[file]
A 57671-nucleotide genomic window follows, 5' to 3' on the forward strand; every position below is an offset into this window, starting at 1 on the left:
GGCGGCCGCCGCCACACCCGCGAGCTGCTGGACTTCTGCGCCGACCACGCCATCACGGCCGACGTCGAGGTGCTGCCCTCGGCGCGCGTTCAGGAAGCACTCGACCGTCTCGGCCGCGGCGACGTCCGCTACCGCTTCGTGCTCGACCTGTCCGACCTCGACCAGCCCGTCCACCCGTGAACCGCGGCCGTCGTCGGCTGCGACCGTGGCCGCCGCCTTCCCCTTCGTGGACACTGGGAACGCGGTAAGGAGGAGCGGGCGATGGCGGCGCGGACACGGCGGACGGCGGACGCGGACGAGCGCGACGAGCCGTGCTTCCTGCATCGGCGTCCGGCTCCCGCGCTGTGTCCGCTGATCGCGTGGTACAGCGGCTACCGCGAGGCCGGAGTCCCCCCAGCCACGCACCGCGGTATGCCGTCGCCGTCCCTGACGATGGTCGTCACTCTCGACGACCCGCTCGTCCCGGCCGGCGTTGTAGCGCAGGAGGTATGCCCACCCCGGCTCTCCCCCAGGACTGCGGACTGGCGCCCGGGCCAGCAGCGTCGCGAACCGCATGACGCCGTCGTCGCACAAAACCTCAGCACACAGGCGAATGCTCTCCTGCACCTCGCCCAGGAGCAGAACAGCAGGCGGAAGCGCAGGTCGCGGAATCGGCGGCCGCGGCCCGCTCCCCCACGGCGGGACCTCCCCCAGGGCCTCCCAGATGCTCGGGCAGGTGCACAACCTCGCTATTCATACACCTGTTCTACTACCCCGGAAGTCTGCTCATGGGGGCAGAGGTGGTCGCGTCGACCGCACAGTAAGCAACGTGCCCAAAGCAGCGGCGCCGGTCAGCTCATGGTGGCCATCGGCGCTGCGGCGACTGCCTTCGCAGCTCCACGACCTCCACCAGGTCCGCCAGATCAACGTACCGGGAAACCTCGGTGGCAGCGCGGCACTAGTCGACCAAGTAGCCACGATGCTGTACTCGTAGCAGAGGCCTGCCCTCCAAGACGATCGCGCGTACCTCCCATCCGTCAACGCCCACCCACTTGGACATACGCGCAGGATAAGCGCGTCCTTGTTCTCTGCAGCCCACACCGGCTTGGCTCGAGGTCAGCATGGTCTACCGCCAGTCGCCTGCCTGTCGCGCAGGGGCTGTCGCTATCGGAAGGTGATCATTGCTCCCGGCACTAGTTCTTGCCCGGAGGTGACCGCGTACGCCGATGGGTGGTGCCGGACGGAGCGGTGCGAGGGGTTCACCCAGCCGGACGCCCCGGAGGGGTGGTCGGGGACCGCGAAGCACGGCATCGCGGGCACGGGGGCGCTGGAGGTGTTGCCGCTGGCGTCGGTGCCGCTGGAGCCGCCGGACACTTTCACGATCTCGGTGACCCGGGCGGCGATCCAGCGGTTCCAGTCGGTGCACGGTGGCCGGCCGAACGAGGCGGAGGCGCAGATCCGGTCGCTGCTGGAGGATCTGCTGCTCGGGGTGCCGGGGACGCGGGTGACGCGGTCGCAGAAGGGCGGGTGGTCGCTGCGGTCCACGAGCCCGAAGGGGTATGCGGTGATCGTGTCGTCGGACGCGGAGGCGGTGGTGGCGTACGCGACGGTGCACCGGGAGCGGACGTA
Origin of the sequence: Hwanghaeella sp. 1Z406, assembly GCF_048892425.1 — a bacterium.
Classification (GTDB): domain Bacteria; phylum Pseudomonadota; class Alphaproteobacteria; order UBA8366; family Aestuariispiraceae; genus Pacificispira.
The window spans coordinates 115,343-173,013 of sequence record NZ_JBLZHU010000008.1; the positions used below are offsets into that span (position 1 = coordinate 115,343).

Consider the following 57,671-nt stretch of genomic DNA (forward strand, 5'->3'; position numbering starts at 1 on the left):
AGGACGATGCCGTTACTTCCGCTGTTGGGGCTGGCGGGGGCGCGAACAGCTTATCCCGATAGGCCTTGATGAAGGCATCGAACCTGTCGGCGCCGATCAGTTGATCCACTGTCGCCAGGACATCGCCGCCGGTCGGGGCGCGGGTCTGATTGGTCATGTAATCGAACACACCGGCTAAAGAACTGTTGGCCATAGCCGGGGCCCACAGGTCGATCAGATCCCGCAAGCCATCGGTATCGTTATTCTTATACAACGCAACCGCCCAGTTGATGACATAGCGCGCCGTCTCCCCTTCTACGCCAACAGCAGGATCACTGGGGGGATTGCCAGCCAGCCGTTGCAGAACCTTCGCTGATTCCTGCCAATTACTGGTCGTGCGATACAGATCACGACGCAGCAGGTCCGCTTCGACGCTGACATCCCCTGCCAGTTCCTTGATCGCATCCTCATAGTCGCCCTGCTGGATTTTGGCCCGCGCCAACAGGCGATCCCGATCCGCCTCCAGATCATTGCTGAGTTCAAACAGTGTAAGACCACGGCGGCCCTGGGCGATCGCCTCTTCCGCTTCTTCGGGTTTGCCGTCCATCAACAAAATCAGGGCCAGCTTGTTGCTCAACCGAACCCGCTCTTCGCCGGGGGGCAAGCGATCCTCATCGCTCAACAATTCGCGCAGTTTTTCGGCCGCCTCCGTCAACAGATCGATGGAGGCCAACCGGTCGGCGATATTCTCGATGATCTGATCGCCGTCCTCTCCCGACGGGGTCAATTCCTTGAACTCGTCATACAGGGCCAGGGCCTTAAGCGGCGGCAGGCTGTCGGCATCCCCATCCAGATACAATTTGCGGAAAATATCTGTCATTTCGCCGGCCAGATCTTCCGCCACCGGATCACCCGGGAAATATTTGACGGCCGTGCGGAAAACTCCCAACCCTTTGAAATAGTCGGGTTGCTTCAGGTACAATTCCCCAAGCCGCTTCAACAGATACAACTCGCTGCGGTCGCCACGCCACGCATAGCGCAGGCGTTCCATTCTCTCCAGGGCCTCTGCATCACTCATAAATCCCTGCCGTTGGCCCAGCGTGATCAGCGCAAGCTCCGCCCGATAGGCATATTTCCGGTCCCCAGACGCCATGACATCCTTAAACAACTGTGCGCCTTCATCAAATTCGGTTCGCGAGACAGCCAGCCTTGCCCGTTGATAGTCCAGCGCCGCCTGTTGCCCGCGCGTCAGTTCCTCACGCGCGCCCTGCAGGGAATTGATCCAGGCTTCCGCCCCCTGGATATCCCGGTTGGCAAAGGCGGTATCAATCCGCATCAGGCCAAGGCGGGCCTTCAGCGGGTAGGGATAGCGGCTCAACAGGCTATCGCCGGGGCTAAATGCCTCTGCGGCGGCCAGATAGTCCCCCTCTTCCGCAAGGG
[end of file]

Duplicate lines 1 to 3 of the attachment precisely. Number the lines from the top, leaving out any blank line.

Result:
A 57671-nucleotide genomic window follows, 5' to 3' on the forward strand; every position below is an offset into this window, starting at 1 on the left:
GGCGGCCGCCGCCACACCCGCGAGCTGCTGGACTTCTGCGCCGACCACGCCATCACGGCCGACGTCGAGGTGCTGCCCTCGGCGCGCGTTCAGGAAGCACTCGACCGTCTCGGCCGCGGCGACGTCCGCTACCGCTTCGTGCTCGACCTGTCCGACCTCGACCAGCCCGTCCACCCGTGAACCGCGGCCGTCGTCGGCTGCGACCGTGGCCGCCGCCTTCCCCTTCGTGGACACTGGGAACGCGGTAAGGAGGAGCGGGCGATGGCGGCGCGGACACGGCGGACGGCGGACGCGGACGAGCGCGACGAGCCGTGCTTCCTGCATCGGCGTCCGGCTCCCGCGCTGTGTCCGCTGATCGCGTGGTACAGCGGCTACCGCGAGGCCGGAGTCCCCCCAGCCACGCACCGCGGTATGCCGTCGCCGTCCCTGACGATGGTCGTCACTCTCGACGACCCGCTCGTCCCGGCCGGCGTTGTAGCGCAGGAGGTATGCCCACCCCGGCTCTCCCCCAGGACTGCGGACTGGCGCCCGGGCCAGCAGCGTCGCGAACCGCATGACGCCGTCGTCGCACAAAACCTCAGCACACAGGCGAATGCTCTCCTGCACCTCGCCCAGGAGCAGAACAGCAGGCGGAAGCGCAGGTCGCGGAATCGGCGGCCGCGGCCCGCTCCCCCACGGCGGGACCTCCCCCAGGGCCTCCCAGATGCTCGGGCAGGTGCACAACCTCGCTATTCATACACCTGTTCTACTACCCCGGAAGTCTGCTCATGGGGGCAGAGGTGGTCGCGTCGACCGCACAGTAAGCAACGTGCCCAAAGCAGCGGCGCCGGTCAGCTCATGGTGGCCATCGGCGCTGCGGCGACTGCCTTCGCAGCTCCACGACCTCCACCAGGTCCGCCAGATCAACGTACCGGGAAACCTCGGTGGCAGCGCGGCACTAGTCGACCAAGTAGCCACGATGCTGTACTCGTAGCAGAGGCCTGCCCTCCAAGACGATCGCGCGTACCTCCCATCCGTCAACGCCCACCCACTTGGACATACGCGCAGGATAAGCGCGTCCTTGTTCTCTGCAGCCCACACCGGCTTGGCTCGAGGTCAGCATGGTCTACCGCCAGTCGCCTGCCTGTCGCGCAGGGGCTGTCGCTATCGGAAGGTGATCATTGCTCCCGGCACTAGTTCTTGCCCGGAGGTGACCGCGTACGCCGATGGGTGGTGCCGGACGGAGCGGTGCGAGGGGTTCACCCAGCCGGACGCCCCGGAGGGGTGGTCGGGGACCGCGAAGCACGGCATCGCGGGCACGGGGGCGCTGGAGGTGTTGCCGCTGGCGTCGGTGCCGCTGGAGCCGCCGGACACTTTCACGATCTCGGTGACCCGGGCGGCGATCCAGCGGTTCCAGTCGGTGCACGGTGGCCGGCCGAACGAGGCGGAGGCGCAGATCCGGTCGCTGCTGGAGGATCTGCTGCTCGGGGTGCCGGGGACGCGGGTGACGCGGTCGCAGAAGGGCGGGTGGTCGCTGCGGTCCACGAGCCCGAAGGGGTATGCGGTGATCGTGTCGTCGGACGCGGAGGCGGTGGTGGCGTACGCGACGGTGCACCGGGAGCGGACGTA
Origin of the sequence: Hwanghaeella sp. 1Z406, assembly GCF_048892425.1 — a bacterium.